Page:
On paper, The Last of Us is zombie apocalypse TV without a twist, set in a familiar landscape of gun-toting survivalists and grimy desperation. Coupled with the ever-popular trope of a grizzled antihero protecting a lovable/annoying kid (Logan; The Mandalorian), this show undeniably covers some well-trodden territory. But there’s a big difference between simply rehashing tired clichés and using them as a foundation for something smarter. With inspired casting and an emphasis on emotional sincerity, The Last of Us is far more than the sum of its parts.
Creator: Craig Mazin and Neil Druckmann
Streaming: HBO Max
Rooted in some very familiar zombie apocalypse tropes, this big-budget videogame adaptation thrives on excellent casting and thoughtful writing, delivering an engaging tale of love and survival.
Adapted from the 2013 videogame, this visibly expensive HBO series boasts a promising duo of showrunners: Chernobyl writer/producer Craig Mazin and the game’s original creative director Neil Druckmann, representing a marriage between prestige TV and canon authenticity.
Pedro Pascal stars as hardened smuggler Joel, tasked with transporting teen orphan Ellie (Bella Ramsey) between two quarantine zones in post-apocalyptic America. Both characters bear deep emotional scars—Joel as a grief-stricken survivor of the first zombie outbreak, and Ellie as a lonely kid who was born after society collapsed. Forced together by necessity, their relationship slowly evolves into a charmingly offbeat father/daughter dynamic as they protect each other from their harsh surroundings.
Like many American visions of the apocalypse, the show’s worldbuilding reflects a rather conservative, Wild West-inspired view of human nature. The narrative is obsessed with guns, police, terrorism, and feuding political factions—an attitude that makes sense for an action thriller, but indicates a skewed interpretation of what “fighting to survive” might plausibly mean. Violence, cruelty, and paranoia take priority over pragmatic questions like, say, food production. Most of the human population lives in walled-off cities, but who is farming the acres of carbs required to keep these people alive? Don’t worry about it. In fairness, crop logistics aren’t as exciting as zombie attacks and political assassinations.
Twenty years after the 2003 zombie outbreak (a mind-altering fungus that obliterated civilization in a single day), a fascist military organization controls America’s remaining urban centers. This violently-enforced government is at war with a revolutionary group known as the Fireflies, and outside the city walls, zombies and bandits roam the land. Life in these settlements looks inescapably bleak, echoing Joel’s PTSD-tinted worldview.
Unlike last year’s brilliantly original post-pandemic drama Station Eleven, The Last of Us has little interest in subverting dystopian tropes. But it isn’t gratuitously grimdark either, offering moments of hope, humor, and warmth in a character-focused story about people rescuing each other from despair.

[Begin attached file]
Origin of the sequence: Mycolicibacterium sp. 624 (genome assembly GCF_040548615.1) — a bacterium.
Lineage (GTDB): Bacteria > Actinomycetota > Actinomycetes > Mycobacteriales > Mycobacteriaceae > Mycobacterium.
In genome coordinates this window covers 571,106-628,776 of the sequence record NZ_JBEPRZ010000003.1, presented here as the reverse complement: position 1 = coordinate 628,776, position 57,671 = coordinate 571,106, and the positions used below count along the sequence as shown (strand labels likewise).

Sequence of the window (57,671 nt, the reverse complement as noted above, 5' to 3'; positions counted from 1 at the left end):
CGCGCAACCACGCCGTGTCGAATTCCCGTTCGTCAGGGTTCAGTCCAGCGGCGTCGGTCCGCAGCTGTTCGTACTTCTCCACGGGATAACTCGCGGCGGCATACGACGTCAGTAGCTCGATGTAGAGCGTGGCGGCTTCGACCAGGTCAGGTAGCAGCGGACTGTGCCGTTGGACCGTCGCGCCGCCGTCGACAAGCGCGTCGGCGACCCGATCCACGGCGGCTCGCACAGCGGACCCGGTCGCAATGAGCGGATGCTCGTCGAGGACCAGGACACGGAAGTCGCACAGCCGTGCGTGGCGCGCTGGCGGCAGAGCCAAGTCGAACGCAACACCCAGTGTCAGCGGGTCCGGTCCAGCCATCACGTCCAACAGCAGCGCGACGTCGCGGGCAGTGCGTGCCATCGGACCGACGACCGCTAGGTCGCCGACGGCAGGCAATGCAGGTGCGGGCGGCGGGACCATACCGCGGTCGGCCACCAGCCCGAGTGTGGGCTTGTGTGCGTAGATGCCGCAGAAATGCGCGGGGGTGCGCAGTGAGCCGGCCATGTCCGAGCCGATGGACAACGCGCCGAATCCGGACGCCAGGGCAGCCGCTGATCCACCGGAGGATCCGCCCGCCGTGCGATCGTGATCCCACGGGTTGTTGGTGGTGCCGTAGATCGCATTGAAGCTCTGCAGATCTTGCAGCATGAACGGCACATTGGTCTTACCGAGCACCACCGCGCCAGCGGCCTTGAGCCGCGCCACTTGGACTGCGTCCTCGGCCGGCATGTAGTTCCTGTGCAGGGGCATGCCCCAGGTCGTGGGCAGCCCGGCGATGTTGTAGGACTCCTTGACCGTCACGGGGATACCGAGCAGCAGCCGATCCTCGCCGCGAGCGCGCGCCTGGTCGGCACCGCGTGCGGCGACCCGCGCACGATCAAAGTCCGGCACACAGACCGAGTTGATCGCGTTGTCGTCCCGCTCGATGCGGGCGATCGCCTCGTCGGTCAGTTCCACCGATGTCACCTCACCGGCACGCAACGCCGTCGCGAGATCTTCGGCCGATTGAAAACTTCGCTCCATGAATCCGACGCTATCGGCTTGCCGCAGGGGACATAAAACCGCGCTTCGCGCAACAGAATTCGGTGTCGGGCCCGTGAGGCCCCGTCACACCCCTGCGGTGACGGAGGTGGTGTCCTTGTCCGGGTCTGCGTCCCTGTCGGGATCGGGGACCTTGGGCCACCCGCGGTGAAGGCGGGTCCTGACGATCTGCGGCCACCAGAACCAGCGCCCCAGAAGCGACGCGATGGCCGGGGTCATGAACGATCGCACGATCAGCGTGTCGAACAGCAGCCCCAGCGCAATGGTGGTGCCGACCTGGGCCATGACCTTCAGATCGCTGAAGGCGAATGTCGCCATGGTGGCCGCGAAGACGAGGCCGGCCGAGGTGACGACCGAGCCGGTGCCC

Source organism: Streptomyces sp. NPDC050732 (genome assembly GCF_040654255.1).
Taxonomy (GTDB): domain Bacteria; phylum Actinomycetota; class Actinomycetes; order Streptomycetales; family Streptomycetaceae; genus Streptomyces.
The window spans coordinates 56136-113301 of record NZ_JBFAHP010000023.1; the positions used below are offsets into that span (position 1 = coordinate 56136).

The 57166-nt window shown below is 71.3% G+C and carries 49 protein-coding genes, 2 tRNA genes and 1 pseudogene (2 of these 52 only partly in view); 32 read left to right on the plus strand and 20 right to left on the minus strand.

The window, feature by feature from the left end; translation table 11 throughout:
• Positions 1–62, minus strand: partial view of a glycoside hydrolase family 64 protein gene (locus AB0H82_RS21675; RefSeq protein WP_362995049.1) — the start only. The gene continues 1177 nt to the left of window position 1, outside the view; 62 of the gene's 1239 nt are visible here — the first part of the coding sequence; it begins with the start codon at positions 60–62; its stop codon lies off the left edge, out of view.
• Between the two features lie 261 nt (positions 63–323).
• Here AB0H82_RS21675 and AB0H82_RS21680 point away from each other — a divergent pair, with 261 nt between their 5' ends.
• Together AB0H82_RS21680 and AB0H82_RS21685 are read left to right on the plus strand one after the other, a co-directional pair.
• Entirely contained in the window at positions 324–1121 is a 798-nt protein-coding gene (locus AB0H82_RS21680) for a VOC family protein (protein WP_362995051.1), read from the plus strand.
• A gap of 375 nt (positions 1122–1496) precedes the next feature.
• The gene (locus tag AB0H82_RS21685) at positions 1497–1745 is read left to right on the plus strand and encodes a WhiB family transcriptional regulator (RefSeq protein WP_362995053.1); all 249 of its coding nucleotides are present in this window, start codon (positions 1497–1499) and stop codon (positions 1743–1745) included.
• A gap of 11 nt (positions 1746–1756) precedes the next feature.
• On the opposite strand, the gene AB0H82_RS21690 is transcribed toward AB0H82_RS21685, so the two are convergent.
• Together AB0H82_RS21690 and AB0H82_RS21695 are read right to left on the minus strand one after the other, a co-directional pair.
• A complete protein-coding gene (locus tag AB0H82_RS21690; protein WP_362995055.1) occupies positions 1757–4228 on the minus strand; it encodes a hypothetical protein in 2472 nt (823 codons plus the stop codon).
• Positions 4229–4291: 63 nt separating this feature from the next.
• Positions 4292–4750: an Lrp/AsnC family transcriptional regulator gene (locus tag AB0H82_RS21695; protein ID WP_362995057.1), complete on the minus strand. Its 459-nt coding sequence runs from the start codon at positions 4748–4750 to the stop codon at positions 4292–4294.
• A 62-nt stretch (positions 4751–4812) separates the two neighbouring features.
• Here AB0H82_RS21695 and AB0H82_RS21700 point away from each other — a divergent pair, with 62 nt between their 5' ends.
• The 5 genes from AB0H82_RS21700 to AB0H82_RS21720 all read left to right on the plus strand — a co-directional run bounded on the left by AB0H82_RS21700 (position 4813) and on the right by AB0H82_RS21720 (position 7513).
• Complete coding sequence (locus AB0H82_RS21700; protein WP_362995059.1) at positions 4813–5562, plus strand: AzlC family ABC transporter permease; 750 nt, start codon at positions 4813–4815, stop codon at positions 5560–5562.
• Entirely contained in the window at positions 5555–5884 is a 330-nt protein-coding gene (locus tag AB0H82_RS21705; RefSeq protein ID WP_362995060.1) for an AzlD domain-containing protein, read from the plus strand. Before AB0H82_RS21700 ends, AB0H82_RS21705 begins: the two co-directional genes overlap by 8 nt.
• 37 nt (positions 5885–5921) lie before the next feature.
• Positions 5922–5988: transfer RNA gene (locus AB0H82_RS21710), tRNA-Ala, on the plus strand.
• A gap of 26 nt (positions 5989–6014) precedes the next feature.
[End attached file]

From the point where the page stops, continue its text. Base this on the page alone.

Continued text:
When we first meet Joel in the present day, he’s expressionlessly throwing corpses into a public incinerator. Beaten down by years of grief and violence, the only emotion he comfortably expresses is rage. But after meeting Ellie, things begin to change. Their journey removes him physically and spiritually from the horrors of his old life, and finally gives Ellie an adult she can trust. And while “tough guy finds a new lease on life by protecting a girl” can sometimes be a rather paternalistic trope, that isn’t the case here. Ellie is a true co-protagonist, with Bella Ramsey delivering a spiky, funny, distinctly individual performance.
Raised in a military orphanage and suffering from an unavoidable case of Being 14 Years Old, Ellie can be kind of an asshole. However, she’s also a goofy kid with a natural desire for stability, and this rough vulnerability is exactly what Joel needs to open up in return. Joel himself, of course, emerges from a standard mold of gritty action protagonists. But that’s why you hire Pedro Pascal to flesh him out; an actor who is essentially impossible to dislike.
Hot on the heels of a similar tough-but-sweet dad role in The Mandalorian, Pascal brings nuance and depth to Joel. The show’s feature-length pilot episode is crucial here, encouraging us to engage with Joel’s personality before the apocalypse broke his heart. In 2003, he was an average guy with a happy suburban life, and the subsequent loss runs deeper than the typical example of fridging a family member to kickstart someone’s origin story. The Last of Us avoids that level of shorthand, allowing for a true slow burn as Joel starts to come out of his shell.
Rooted in conventional zombie apocalypse tropes, The Last of Us soon establishes itself as a mature, moving drama with plenty of high-octane peril to keep the ball rolling. Another major strength is the chapter-based structure, introducing fresh locations and a revolving door of guest stars: A delightful bottle episode with Nick Offerman and Murray Bartlett, a welcome cameo from Graham Greene, and Melanie Lynskey playing what can best be described as “supervillain PTA mom.”
It’s a pleasure to sit down and watch something so well-executed across the board. After three or four episodes, it’s abundantly clear that the show’s creators have a specific, coherent vision in mind, using the dystopian setting to build something surprisingly uplifting and warm.